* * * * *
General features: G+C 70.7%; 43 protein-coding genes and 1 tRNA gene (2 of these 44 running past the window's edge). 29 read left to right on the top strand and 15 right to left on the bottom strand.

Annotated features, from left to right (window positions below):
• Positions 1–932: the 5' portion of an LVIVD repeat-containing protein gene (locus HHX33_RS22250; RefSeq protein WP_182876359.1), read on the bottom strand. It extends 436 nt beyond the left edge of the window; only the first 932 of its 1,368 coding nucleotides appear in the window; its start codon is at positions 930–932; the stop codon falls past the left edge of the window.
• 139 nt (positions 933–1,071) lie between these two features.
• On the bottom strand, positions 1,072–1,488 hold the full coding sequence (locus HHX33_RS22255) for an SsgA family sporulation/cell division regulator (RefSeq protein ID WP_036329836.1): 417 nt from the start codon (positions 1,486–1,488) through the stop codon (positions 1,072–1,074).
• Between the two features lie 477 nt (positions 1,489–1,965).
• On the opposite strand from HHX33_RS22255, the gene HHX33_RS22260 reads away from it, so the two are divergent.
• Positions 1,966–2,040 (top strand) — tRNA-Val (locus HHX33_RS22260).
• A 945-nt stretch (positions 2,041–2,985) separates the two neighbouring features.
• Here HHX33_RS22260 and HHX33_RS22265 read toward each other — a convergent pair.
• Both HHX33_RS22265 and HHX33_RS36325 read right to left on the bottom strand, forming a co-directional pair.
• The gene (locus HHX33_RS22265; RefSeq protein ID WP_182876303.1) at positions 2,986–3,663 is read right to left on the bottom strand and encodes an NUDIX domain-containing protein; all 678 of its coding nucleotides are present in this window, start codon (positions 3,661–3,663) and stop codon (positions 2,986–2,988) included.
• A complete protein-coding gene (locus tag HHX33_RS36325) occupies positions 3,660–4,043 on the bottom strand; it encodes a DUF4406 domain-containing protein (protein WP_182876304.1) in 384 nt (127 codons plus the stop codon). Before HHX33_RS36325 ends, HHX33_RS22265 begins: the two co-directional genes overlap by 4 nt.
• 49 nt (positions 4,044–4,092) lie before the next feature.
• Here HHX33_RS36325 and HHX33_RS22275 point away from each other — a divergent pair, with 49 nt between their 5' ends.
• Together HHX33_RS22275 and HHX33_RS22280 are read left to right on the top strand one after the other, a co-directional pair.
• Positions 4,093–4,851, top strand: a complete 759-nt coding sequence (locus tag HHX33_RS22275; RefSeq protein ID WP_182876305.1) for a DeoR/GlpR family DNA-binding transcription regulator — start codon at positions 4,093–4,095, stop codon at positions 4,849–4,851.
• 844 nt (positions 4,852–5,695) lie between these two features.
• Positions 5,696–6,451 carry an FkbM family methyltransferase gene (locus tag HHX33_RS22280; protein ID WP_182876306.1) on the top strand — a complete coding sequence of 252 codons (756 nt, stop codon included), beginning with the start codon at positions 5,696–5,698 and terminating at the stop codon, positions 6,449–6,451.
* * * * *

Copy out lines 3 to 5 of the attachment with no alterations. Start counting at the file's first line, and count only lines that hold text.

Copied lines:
• Positions 1–932: the 5' portion of an LVIVD repeat-containing protein gene (locus HHX33_RS22250; RefSeq protein WP_182876359.1), read on the bottom strand. It extends 436 nt beyond the left edge of the window; only the first 932 of its 1,368 coding nucleotides appear in the window; its start codon is at positions 930–932; the stop codon falls past the left edge of the window.
• 139 nt (positions 933–1,071) lie between these two features.
• On the bottom strand, positions 1,072–1,488 hold the full coding sequence (locus HHX33_RS22255) for an SsgA family sporulation/cell division regulator (RefSeq protein ID WP_036329836.1): 417 nt from the start codon (positions 1,486–1,488) through the stop codon (positions 1,072–1,074).